Indeed. IHT-avoidance schemes stand or fall on their detailed tax-planning status, and may or may not therefore mitigate tax. In general, the estate has the money and the onus is on HMRC to prove the tax bill and extract the money. You are still prey to the risks inherent in the scheme, but the scheme can be analysed to see whether it actually works or not (although of course the government can change the rules in a way which makes the scheme either ineffective or unnecessary or both).

    However for the exotic schemes to "avoid" care home fees there is the concept of deprivation of assets which does not depend on precise details of wording, as some will-writers convince their clients, but is a general principle: if it looks like DoA, it is DoA, and it is up to you to prove it isn't. And the council have the nuclear option available of simply not paying the fees: unlike in an estate where the money is in the executor account and HMRC have to find a way to take it, the LA can just not pay the fees and leave you to convince them otherwise.
  • getmore4lessgetmore4less Forumite
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    VfM4meplse wrote: »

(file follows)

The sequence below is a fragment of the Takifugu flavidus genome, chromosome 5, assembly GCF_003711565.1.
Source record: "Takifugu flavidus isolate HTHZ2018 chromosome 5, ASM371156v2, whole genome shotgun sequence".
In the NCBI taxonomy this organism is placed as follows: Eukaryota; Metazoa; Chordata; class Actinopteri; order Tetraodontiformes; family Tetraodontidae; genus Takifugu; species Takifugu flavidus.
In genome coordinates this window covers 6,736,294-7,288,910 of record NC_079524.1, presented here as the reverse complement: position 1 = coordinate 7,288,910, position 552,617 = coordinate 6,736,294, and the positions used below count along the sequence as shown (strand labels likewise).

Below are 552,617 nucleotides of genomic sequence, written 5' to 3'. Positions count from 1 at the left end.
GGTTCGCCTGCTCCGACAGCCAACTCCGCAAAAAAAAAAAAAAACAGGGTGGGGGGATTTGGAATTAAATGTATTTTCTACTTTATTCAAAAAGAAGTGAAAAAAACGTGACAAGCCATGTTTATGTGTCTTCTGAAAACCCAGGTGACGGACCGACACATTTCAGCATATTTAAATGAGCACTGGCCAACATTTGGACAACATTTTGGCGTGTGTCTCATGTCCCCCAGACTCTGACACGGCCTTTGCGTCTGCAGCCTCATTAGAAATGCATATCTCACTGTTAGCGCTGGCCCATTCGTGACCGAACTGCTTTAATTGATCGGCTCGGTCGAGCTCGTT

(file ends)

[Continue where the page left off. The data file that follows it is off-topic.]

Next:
Reading through this thread has left me absolutely drained. Coping with the emotional aspects of death are bad enough, I couldn't bear to leave my executor / beneficiary with a financial headache to boot. My will is going to be more complicated than I had originally thought so I need to make sure everything is covered :(

    Just to check: can life interest gifts be made to any beneficiary? All the examples I have seen relate to spouses / tenants in common.

    Anyone can be left a life interest in anything.
    You have to be careful as the IHT trail is not always obvious.

    Life interest(interest in possession trusts) are nearly always assets for IHT purposes.

    One feature of spouse life interest is it is IHT exempt on your estate when creates (becoming an IHT liability on the spouse estate) but not actually owned by them for other things like care fess(a common reason to use them).

    With a non spouse life interest it uses up nil rate band and is an IHT liability on both estates

    if planning to do this before you die even more complicated.

    definitely worth some research in advance of obtaining professional advice.
    An IIP may not be the only or best option to achieve your goals.
  • VfM4meplseVfM4meplse
    34.3K posts
    I've been Money Tipped!
    ✭✭✭✭✭
    Anyone can be left a life interest in anything.
    You have to be careful as the IHT trail is not always obvious.

    Life interest(interest in possession trusts) are nearly always assets for IHT purposes.

    One feature of spouse life interest is it is IHT exempt on your estate when creates (becoming an IHT liability on the spouse estate) but not actually owned by them for other things like care fess(a common reason to use them).